Danielle Kang: Major Champion, with a birdie putt at the last!

OLYMPIA FIELDS, IL - JULY 02: Danielle Kang poses with the trophy after winning the 2017 KPMG Women's PGA Championship at Olympia Fields Country Club on July 2, 2017 in Olympia Fields, Illinois. (Photo by Scott Halleran/Getty Images for KPMG)
OLYMPIA FIELDS, IL - JULY 02: Danielle Kang poses with the trophy after winning the 2017 KPMG Women's PGA Championship at Olympia Fields Country Club on July 2, 2017 in Olympia Fields, Illinois. (Photo by Scott Halleran/Getty Images for KPMG) /

Danielle Kang’s KPMG Women’s PGA Championship breakthrough win came after years of work and with family support.

Danielle Kang, low amateur at the 2011 Ricoh Women’s British Open, went winless for 143 LPGA Tour starts. Then everything changed.

With one final birdie putt on the 72nd hole at Olympia Fields, Kang earned her first Tour title, at a major championship.

The Southern California girl who says she would have been an actress if he hadn’t gone pro, who qualified for the 2007 U.S. Women’s Open as a talented and precocious 14-year old, who seemed to cap off her amateur career with victory at the 2010 U.S. Amateur, then breezily dismissed her academic ineligibility for the Pepperdine golf team:

"Pepperdine is in the past for me. I’m focusing on the future. Turning pro after the (Amateur)."

Her victory the 2011 U.S. Amateur – she was the first player to win back-to-back titles in 15 years – seemed to validate Kang’s take on Pepperdine and a collegiate golf career. She turned pro and started to scramble.

Danielle Kang earned conditional status for the 2012 season at the Tour’s 2011 Q-School, started at 19 Tour events, made the cut at 13 and finished with $239K in winnings finished 52nd on the Tour’s money list. That got her full playing status. It was by any standard a gloriously successful rookie year.

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From her first LPGA start at the 2012 ISPS Handa Women’s Australian Open, where she made the cut, finished T66, and took home $2,669 in winnings, through a T3 finish at the 2012 Kingsmill Championship, a T5 at the 2013 HSBS Women’s Champions, back-to-back aces at the 2014 Blue Bay LPGA and Fubon 2014 LPGA Taiwan Championship – that got her two cars  – to her solo 5th place finish at the 2015 Pure Silk Bahamas to her T4 at the 2016 ISPS Hands Women’s Australian Open Danielle Kang worked hard and gave every hole in every round her best.

Two years into her pro career Kang’s father, K.S. Kang, who had been her caddie and spiritual anchor when she won the 2010 and 2011 U.S. Amateurs, died four months after he received a brain cancer diagnosis. Kang had his name tattooed on her hand in Korean, she explained,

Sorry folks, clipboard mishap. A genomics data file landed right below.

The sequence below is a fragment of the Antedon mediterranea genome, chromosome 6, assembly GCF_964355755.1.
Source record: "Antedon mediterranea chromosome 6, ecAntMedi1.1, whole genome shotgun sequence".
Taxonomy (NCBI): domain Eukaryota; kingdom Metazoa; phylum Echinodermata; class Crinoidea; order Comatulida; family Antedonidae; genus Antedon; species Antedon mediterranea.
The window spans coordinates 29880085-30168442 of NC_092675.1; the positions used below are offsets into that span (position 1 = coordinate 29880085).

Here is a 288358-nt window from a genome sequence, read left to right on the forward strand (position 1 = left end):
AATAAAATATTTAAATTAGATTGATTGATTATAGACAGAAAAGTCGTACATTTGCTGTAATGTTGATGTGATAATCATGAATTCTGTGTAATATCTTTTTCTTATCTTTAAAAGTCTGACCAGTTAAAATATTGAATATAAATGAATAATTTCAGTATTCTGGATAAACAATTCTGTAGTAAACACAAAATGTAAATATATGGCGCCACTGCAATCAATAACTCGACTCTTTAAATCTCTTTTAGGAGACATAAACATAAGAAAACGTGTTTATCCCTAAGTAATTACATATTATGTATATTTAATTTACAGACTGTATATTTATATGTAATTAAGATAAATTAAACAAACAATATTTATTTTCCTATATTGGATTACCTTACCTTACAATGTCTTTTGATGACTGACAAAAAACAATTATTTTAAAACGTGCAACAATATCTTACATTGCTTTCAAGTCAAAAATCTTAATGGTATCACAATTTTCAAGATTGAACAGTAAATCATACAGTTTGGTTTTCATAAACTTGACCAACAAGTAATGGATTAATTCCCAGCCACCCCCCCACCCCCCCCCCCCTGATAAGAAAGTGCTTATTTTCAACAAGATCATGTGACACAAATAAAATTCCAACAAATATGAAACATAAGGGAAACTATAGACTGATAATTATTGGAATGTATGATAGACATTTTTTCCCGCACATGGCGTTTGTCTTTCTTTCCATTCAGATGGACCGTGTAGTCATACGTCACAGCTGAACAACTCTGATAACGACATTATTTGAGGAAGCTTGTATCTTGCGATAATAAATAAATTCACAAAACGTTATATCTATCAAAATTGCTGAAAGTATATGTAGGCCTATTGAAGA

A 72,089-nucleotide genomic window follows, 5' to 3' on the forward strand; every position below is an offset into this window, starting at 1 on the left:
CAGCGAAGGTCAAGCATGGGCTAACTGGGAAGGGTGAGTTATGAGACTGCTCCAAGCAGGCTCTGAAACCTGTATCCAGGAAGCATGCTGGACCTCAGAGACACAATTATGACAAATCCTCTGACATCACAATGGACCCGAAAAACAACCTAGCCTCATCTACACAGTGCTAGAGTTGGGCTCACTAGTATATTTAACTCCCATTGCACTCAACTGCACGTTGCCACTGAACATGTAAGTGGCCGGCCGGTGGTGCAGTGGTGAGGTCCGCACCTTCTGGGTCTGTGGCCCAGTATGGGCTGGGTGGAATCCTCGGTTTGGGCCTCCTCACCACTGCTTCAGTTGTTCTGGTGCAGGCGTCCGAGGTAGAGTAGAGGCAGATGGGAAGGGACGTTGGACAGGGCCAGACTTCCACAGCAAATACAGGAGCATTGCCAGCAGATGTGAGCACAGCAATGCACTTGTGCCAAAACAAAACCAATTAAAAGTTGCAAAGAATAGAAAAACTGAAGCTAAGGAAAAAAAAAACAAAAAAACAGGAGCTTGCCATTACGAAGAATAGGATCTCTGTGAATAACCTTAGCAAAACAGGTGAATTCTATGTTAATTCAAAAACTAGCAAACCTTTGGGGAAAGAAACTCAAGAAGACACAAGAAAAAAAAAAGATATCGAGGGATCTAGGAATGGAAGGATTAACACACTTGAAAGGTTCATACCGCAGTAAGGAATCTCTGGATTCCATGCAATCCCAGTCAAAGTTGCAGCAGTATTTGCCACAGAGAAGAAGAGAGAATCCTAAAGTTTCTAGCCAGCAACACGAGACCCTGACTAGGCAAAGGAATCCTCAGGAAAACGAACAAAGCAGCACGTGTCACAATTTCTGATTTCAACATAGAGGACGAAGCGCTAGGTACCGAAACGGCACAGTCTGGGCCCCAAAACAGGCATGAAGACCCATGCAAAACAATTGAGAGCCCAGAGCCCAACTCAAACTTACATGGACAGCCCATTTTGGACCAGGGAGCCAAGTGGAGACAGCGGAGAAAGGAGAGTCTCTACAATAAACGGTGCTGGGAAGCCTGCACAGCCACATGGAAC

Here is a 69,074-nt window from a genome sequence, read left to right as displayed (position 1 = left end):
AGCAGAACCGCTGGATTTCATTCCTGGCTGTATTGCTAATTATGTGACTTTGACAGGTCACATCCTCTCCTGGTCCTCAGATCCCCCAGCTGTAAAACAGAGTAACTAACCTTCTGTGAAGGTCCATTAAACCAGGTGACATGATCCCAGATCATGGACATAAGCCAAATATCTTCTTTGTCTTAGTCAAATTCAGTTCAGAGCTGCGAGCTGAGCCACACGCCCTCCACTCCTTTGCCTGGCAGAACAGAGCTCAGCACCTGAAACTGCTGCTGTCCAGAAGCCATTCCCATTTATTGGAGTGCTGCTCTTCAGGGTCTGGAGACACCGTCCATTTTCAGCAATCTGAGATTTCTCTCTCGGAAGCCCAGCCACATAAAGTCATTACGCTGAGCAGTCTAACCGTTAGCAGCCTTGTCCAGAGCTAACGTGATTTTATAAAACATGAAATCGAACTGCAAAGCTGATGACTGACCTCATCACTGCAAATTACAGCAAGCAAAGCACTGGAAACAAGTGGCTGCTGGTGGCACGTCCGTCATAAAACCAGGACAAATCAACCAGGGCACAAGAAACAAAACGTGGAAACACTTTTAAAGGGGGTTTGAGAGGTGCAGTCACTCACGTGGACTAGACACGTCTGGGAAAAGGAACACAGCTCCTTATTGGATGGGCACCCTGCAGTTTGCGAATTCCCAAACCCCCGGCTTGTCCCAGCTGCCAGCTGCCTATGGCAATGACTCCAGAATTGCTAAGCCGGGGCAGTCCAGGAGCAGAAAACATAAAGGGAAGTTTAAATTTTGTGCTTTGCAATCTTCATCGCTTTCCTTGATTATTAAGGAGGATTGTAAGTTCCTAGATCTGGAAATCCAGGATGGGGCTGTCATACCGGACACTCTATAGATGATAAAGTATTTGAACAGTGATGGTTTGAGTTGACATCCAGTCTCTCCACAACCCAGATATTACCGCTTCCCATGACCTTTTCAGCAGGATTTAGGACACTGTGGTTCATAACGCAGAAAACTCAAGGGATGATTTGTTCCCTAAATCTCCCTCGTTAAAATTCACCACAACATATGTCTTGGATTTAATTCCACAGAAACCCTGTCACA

". . . so that when I shake somebody’s hand for the first time they can also meet my Dad."

Kang has carried him in her heart and in her head since his death and revealed that felt his presence strongly as she lined up that final pair of putts on the 72nd hole at the Women’s PGA Championship.

"What are the odds that my first win is a major? I’m pretty sure he had something to do with it. It’s just incredible. But I know that he was there, because I felt him. I felt him with me every day, and I still do."

Yet Danielle Kang’s father was not her only source of support and guidance during those 72 long holes of competition at Olympia Fields. Her mother was there, right outside the ropes, walking every hole with her. And her brother had something to do with that KPMG Women’s PGA Championship win too.

When Kang felt overwhelmed after an early week practice round she called brother Alex, a Web.com player who was familiar with the Olympia Fields track. They talked. She sent him phone shots of troublesome tee shot positions and together they devised a plan of attack. It worked on the first round, then the second, again for the third and, finally, or the fourth. Her 13-under par was just enough to edge out defending champion Brooke Henderson by one shot.

Here’s how she wrapped it up on Sunday.

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Kang’s swing coach, David Leadbetter, describes her as a perfectionist who has been her own hardest critic. Leadbetter, who sees Kang as a talented athlete with the potential to become a top-10 player, thinks this win may give her the confidence boost she needed to relax and allow the game that’s been locked up inside her to bloom.

Certainly, watching Danielle Kang glide smoothly from tee to fairway to green, broadcasting calendar girl smiles after some seemingly impossible putts to save par, there was no sign of an insecure golfer playing for her first win after 144 starts. I saw a champion plying her trade with skill and grace.

Danielle Kang has learned well Inbee Park’s lessons on patience and perseverance.

Next: Inbee Park: Lessons from the links

Danielle Kang is taking this week off. We’ll see her next at the U.S. Women’s Open, July 13-16 at Trump National Golf Club in Bedminster, NJ.